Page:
He writes:

"I cycle items in and out but at the moment they hold an Astro Ball cabinet, a vintage Kreskin ESP game that I’ve tricked out, a Fogel Treasure Chest, Anverdi Mental Die, a glass tray with an Alice in Wonderland rabbit holding a six of spades, a CW Gift of Time clock, a slew of gaffed books and dictionaries, and a few other surprises."

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"The Premonition deck-switching box with the Aladdin cards, when closed and turned on its edge, is a bookend or is slid between books. Same with the Tommy Wonder card cubes game. 

The Anverdi Key Box I tend to cycle in and out for display with the Anverdi Mental Die box and with the non-electronic Key Box made by Bazar de Magia. Each of these boxes, as well as the Fogel Treasure Chest, house a number of smaller magic items, some of which relate to the box in which they are housed (as per the Kreskin Game). You might also recognize a couple of Richard Himber pieces and a set of Tommy Wonder Wandering Chimes."

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"Here’s a look inside the Kreskin game that I retrofitted with three Promystic MD cubes, a marked Royal ESP deck, and an old U.F. Grant Dial-X that is now a star sign guesser."

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If you have something similar to the Wonder Room concept, I'd be interested in seeing your pictures. To be clear, I have zero interest in seeing pictures of your magic collection. What I'm interested in are pictures of a display that is intended to lure in people and serve as a jumping off point for actually performing for people, as in the pics above and this post.

Magicians are Creeps: Part 755


... the fuck?

Look, I don't really have an issue with a squirting wand. Maybe there's some context where it could be funny. Really the question I have is... why did we have to bring "pee" into the equation? It couldn't have just been a squirting wand?

I'm guessing whoever put the ad together realized they'd sell more wands if they could get magicians to fantasize about giving the kids they perform for a golden shower. Sex sells, and these guys know their consumers. "A squirting wand? Hmm... no thanks. What's this? A pee wand? So it would be like I'm shooting my own salty lemonade all across those little kids' faces? Get out of my way, erection! I need to order this now!"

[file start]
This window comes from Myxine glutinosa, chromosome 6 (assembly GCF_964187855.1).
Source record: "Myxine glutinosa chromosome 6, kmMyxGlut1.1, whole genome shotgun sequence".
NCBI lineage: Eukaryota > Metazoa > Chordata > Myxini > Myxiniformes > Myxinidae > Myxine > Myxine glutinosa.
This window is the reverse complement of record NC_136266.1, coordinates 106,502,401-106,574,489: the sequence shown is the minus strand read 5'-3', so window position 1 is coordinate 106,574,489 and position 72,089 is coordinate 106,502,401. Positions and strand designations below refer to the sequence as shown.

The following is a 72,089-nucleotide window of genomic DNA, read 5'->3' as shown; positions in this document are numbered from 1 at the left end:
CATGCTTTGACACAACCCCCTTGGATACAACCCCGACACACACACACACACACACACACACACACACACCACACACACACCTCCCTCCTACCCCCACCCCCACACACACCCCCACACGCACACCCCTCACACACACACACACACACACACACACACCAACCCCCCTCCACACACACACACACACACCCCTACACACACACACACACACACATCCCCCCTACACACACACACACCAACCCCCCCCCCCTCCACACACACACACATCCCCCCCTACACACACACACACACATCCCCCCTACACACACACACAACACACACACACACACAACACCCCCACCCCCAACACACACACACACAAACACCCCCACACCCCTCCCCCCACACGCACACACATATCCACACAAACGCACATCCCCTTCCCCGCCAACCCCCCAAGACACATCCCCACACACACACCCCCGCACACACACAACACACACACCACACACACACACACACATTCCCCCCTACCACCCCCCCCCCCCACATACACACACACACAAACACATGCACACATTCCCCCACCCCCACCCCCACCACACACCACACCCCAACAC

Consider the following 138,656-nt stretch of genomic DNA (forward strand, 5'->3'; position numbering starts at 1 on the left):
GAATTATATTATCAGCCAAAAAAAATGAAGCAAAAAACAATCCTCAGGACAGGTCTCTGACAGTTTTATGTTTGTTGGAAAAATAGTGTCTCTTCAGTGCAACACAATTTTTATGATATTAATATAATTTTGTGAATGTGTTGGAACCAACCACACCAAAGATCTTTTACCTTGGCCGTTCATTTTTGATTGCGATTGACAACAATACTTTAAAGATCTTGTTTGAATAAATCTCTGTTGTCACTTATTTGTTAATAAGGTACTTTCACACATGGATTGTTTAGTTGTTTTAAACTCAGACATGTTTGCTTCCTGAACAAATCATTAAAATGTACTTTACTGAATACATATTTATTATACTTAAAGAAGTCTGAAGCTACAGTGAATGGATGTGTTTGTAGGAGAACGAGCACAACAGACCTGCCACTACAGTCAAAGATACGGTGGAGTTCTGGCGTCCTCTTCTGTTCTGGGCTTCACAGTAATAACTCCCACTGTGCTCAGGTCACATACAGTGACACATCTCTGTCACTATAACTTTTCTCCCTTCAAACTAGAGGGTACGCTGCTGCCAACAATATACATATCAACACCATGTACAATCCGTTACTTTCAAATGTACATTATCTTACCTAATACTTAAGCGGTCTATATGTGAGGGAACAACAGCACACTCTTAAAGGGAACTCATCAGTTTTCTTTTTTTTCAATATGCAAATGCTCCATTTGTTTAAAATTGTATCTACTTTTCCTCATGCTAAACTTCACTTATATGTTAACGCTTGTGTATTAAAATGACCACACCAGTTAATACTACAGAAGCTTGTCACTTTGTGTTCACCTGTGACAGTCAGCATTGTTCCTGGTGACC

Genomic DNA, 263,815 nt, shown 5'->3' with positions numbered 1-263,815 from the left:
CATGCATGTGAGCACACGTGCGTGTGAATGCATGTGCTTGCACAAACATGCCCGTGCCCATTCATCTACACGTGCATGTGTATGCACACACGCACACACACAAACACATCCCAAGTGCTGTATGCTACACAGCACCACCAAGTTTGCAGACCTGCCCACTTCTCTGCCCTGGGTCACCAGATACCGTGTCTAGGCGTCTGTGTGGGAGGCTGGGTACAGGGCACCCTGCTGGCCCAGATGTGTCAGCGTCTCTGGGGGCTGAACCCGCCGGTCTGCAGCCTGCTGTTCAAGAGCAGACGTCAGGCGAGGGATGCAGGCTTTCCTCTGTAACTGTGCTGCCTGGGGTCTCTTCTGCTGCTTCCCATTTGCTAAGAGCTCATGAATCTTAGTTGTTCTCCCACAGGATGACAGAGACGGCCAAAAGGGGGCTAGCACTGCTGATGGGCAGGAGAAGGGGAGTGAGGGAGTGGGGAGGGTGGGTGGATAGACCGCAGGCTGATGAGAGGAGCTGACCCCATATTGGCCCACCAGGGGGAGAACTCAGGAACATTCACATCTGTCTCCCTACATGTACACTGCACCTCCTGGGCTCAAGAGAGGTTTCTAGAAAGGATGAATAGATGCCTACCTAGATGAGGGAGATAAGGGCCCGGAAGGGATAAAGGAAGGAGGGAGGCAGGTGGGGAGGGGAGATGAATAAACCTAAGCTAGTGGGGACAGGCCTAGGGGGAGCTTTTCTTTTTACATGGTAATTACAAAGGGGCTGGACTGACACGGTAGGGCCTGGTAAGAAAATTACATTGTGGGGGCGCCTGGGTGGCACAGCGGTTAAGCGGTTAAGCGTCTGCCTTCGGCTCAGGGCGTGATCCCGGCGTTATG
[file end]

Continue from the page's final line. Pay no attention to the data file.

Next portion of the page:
Andy, why must you always insist all magicians are perverted creeps?

I'm not saying that.

I'm saying all kid's magicians are.

What better gift for the kid's magician in your life than this? Not the gift of the wand itself, but the gift of plausible deniability. Now the next time they do that trick where you spoon a little kid so you can be their arms during the course of a magic trick...


...if the magician has an "accident" they can be like, "Gaahhhh!... oops... uhm... that was my squirting wand. I swear! Now go clean yourself up."

The ad says, "All the kids will want you to squirt them."

Suuuurrrrre... let me know how that victim blaming goes for you.

"But your honor, they were begging for it."

[Thanks to Ben Benjamins for sending the ad my way.]


So You Want to Advertise on the Jerx

Well... you can't. I don't have advertising.

And if I did, you wouldn't pay the price it would cost to advertise here. (A couple years ago I had an advertising consultancy service determine what a fair price would be for a sponsored post written by me, given the readership figures and the level of engagement of readers on this site, and I just know it's more than people would be willing to pay.) 

But the good part about this site is that it has evolved to not need advertising to keep it going. The only advertiser is me. I write up my blog posts here, which sells the books and magazines, which then gives me the time to write more here, which keeps this site going. And so on.

It's the ciirrrrrrrrcle of liiiiiiffffeeee!


Unsurprisingly, other people want in on the action, so I get a lot of people offering to send me stuff in exchange for me writing about it here. I understand the inclination. There is probably no more captive audience in magic than the people who read this site. But if I just started doing posts on the stuff that was sent to me, then that's all this site would become. And as nice as it is to receive a free ebook or get something in the mail, that would ultimately devalue this site to the readership if that's what I focused on. 

But, I'm the king of win-win situations, and I've come up with something that benefits people with a trick or book to sell and benefits the people who support this site.